“This is a psychological thriller. There’s some action in there as well but it’s a very taut, tense exploration of the darker side of human nature, the past and memory and identity and how the pressures of this particular job fall on the shoulders of these two individuals.”
That's an understatement. Dublin has rarely looked as atmospheric or gorgeous as it appears in this captivating spine-tingler. Director Saul Gibbs, supported by John Hayes and Rebecca Gatward, has made the city another character in the drama, creating a moody backdrop to the series.
Adding to this crew of stellar Irish actors taking part is Conleth Hill (best known for his role as Lord Varys in "Game of Thrones") playing the seen it all Superintendent O’Kelly who's a sexist throwback who likes to lock horns with Maddox and usually loses.
French's novels have made the transition to the screen with rare economy, buoyed by the central performances. Vaughan Lawlor, as undercover man Frank Mackey, is particularly electric in a show that's already heavy with compelling content.
What "Dublin Murders" has in spades is that rare thing, genuine mystery.
Reilly grapples with what happened to him as a child and can't unravel the secret that saw his two friends vanish into thin air never to be seen again. Nor does he know who or what ripped his t-shirt or filled his shoes with blood on the August night in 1985 when he was still a boy.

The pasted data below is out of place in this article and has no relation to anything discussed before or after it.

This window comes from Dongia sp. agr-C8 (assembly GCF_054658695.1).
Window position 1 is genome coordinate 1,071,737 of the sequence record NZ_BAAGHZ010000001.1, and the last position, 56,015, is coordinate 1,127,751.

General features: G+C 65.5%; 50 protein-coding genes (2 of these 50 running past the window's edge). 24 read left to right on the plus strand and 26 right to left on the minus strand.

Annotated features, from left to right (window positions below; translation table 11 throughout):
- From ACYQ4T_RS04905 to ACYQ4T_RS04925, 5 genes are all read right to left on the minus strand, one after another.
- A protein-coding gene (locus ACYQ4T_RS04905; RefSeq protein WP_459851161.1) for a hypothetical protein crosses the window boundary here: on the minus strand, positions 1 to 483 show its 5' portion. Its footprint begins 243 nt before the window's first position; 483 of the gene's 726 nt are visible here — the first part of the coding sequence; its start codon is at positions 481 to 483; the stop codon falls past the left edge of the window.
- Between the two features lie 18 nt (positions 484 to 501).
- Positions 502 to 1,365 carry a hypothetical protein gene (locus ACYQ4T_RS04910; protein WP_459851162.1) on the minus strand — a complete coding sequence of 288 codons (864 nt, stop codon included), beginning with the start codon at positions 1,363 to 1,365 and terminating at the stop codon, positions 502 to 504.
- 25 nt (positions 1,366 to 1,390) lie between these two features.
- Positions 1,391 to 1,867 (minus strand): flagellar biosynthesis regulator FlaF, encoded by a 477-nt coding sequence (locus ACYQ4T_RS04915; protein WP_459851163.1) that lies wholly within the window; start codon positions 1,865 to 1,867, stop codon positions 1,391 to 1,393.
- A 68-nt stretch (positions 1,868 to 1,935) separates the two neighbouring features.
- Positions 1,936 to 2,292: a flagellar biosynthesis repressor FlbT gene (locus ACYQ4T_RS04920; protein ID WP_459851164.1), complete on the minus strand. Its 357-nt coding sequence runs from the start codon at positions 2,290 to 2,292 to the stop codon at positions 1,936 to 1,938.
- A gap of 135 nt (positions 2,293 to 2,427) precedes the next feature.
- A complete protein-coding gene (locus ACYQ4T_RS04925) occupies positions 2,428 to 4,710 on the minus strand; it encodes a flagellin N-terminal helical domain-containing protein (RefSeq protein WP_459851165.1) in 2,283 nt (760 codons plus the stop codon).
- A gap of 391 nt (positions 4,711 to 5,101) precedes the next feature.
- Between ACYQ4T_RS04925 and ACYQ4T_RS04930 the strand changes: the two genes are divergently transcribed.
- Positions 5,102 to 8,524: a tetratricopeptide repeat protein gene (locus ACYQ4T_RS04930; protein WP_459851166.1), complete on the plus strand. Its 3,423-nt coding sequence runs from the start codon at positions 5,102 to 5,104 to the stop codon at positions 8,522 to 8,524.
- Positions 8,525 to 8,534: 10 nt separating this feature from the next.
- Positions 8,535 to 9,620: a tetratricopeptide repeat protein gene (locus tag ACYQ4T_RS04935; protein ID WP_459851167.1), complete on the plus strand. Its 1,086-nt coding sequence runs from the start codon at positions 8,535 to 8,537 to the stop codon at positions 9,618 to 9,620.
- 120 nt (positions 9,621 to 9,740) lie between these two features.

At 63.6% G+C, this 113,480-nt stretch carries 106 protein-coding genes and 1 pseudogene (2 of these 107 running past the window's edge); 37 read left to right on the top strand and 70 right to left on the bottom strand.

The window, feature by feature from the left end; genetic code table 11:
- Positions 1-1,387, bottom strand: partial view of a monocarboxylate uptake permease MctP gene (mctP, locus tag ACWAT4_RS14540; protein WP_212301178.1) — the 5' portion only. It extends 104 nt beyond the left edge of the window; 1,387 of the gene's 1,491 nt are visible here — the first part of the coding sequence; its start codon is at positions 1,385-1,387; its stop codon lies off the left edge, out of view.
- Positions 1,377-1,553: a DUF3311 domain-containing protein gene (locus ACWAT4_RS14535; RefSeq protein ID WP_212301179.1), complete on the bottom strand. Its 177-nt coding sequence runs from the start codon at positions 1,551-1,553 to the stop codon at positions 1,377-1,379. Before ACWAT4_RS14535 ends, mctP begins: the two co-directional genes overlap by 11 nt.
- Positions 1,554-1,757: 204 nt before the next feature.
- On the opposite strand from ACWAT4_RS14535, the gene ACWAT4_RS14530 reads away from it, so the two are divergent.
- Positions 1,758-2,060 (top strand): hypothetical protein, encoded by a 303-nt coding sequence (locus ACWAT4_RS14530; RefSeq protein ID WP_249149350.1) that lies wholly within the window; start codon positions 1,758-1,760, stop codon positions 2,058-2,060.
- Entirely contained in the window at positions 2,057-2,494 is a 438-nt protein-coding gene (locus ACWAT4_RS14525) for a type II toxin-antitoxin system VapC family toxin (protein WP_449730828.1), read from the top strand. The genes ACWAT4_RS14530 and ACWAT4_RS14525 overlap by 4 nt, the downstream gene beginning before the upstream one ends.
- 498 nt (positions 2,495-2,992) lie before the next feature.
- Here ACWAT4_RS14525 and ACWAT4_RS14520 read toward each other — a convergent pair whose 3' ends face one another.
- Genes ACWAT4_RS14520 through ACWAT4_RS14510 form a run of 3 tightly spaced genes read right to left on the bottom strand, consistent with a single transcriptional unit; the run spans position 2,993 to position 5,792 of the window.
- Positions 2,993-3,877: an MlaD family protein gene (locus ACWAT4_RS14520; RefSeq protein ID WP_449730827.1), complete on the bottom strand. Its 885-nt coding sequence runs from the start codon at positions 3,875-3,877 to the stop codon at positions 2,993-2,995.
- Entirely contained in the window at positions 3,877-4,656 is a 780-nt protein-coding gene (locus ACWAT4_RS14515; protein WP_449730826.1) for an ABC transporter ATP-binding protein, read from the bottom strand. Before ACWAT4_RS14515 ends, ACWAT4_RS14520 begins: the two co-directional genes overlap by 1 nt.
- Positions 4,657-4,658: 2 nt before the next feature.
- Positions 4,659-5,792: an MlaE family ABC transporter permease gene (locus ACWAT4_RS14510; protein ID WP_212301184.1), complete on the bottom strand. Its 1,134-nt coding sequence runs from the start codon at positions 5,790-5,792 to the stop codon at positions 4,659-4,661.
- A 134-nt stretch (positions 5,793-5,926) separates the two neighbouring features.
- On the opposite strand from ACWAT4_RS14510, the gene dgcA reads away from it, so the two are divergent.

Now, fully grown and going by his second name instead of his first, he's pulled back into the orbit of his own childhood trauma by a case that in some ways closely resembles his own. In this way, French sets up a series of extraordinarily evocative mystery that puts not just suspects but Ireland itself under the microscope.
Having lived in Ireland for 25 years, French knows that the cultural context is every bit as key as the crime scene, so the about-to-burst Irish property bubble of 2006 put a deep strain on the relationships in the show that mirrors the struggles of her characters to make sense of their lives and their society.
As it progresses "Dublin Murders" becomes that rare thing, a must-watch TV show that looks like a classic in the making. Expect it to become the go-to crime series of the autumn schedule and settle in when it broadcasts in November, you're going to be captivated by this who or what dunnit till the final frame.